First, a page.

My company is offering paid help building exhibits that use Arduino using MIDI signals that play both physical instruments and synthesized sounds. The job entails advanced knowledge of writing sketches, knowlege of MIDI in/out/through, use of arduino and knowledge of building and troubleshooting circuits. This project is in Dallas, TX and there is a possibility of future projects. Name your price per hour.
Below is a description of the 3 projects.
In a general sense, each of the segments of the MIDI Sound Studio is behaving in a similar way: Each station has a synthesizer/MIDI signal handler which either plays sounds through a speaker, or passes MIDI signals on to the attached MIDI decoder board. The Miditron MIDI decoder board on each section receives MIDI messages from the synthesizer/MIDI adapter, and processes these signals. The board then turns on or off outputs based on these signals; these outputs are connected to the gate of a FET on the FET boards (FET = Field Effect Transistor: a transistor that uses an electric field to control the shape and hence the conductivity of a channel of one type of charge carrier in a semiconductor material). When the FET board is activated, the source pin grounds to the drain. Each of the acutators for the instruments on the wall (ie motors, solenoids, etc) is attached to the source pin of one of the FETs, and when the FET is activated, the actuator “plays” the instrument. In summary: 1) The MIDI signal is generated by either a computer (Patcher and Sequencer) or trigger module (drums):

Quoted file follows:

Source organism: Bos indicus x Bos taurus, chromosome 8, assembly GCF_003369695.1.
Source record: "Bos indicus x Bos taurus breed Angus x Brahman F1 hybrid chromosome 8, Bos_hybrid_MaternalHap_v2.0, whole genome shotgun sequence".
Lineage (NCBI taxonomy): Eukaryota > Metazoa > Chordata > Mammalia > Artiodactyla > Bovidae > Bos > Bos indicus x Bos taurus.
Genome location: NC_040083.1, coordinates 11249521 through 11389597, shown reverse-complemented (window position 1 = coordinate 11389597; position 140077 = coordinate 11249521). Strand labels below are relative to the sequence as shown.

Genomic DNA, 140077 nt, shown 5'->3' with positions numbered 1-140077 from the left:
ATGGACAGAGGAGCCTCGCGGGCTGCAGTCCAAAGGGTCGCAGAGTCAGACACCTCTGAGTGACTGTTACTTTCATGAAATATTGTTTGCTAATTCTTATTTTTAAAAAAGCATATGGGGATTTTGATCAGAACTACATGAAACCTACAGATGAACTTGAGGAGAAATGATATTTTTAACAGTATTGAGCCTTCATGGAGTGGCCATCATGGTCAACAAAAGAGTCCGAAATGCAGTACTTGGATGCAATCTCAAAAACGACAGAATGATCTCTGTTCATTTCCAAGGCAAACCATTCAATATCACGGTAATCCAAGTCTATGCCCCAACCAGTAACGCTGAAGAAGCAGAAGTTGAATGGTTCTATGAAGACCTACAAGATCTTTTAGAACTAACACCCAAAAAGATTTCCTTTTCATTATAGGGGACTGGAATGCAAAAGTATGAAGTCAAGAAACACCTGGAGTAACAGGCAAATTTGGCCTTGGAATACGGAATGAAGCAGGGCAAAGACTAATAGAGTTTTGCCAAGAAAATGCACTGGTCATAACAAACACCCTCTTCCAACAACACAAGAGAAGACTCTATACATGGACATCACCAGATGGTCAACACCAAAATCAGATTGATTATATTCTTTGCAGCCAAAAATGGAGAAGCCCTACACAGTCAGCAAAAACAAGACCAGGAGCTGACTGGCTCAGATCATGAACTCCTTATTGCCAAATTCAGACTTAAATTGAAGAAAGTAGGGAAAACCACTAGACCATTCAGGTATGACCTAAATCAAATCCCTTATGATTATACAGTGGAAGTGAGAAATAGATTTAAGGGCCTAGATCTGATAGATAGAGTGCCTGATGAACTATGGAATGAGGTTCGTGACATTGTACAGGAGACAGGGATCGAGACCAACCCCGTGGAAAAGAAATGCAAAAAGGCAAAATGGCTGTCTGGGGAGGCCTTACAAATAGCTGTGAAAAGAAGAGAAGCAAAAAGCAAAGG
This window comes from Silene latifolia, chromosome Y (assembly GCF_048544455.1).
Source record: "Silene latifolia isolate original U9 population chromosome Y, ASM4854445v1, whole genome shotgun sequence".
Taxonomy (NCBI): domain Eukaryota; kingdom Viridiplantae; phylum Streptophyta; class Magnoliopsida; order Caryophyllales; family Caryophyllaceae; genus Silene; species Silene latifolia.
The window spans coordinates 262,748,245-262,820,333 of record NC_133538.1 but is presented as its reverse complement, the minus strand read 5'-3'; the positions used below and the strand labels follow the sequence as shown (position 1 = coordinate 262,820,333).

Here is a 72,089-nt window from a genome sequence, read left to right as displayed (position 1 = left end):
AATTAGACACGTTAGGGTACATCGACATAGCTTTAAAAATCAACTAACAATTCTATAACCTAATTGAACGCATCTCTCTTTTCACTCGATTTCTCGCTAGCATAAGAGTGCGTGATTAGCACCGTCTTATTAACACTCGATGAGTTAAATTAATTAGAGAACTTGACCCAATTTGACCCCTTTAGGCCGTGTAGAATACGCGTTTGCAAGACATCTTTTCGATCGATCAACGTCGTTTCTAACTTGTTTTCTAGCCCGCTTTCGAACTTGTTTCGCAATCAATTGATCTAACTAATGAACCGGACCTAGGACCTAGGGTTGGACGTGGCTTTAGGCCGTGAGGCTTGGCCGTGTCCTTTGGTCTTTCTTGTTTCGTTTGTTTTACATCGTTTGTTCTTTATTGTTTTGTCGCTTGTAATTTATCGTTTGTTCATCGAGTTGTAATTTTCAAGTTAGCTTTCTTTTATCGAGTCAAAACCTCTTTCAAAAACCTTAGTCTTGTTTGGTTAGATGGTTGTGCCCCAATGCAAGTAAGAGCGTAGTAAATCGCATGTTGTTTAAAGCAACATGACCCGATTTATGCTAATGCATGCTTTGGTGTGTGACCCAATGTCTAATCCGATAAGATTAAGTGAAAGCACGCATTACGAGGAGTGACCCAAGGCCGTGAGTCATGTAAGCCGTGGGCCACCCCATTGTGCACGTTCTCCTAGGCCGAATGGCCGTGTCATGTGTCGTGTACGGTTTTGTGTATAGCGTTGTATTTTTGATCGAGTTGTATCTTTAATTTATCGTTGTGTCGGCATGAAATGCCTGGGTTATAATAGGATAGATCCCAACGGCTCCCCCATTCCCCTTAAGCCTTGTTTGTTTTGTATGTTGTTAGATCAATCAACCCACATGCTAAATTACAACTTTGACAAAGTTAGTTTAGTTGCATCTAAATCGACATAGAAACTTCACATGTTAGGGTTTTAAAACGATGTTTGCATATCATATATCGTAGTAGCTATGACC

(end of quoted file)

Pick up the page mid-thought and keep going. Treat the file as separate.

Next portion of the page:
2) The MIDI signal is passed to the synthesizer (synthesizer is integrated into the USB-MIDI interface for the Patcher and Sequencer, and is part of the Drum Trigger Module for the drums):
3) The synthesizer generates sound based on the MIDI signal (which is either ignored, or sent to the speaker) and passes the MIDI message out to the Miditron MIDI decoder board, which is connected by a MIDI cable to the synthesizer:
4) The MIDI decoder board interprets the MIDI message. The message consists of channel, note, and velocity information; if the message matches the channel and note number of one of its outputs, the output is turned on or off, depending on the message velocity. 5) When a decoder board output is activated (set to an output of 5V), the 5V signal is applied to the “gate” of an N-channel FET (Field Effect Transistor). When the gate of the FET is high, it allows the FET to conduct, and provides a ground path for whatever is connected to the “source” of the FET. 6) Concurrently, the actuator (motor, solenoid) for every instrument on the wall is connected to the high side of a power supply continuously, and the low side of the actuator is connected to the “source” of the FET; when the FET activates, it provides a ground path to the actuator, and the actuator can “play” the instrument.
Please message me back if you are interested.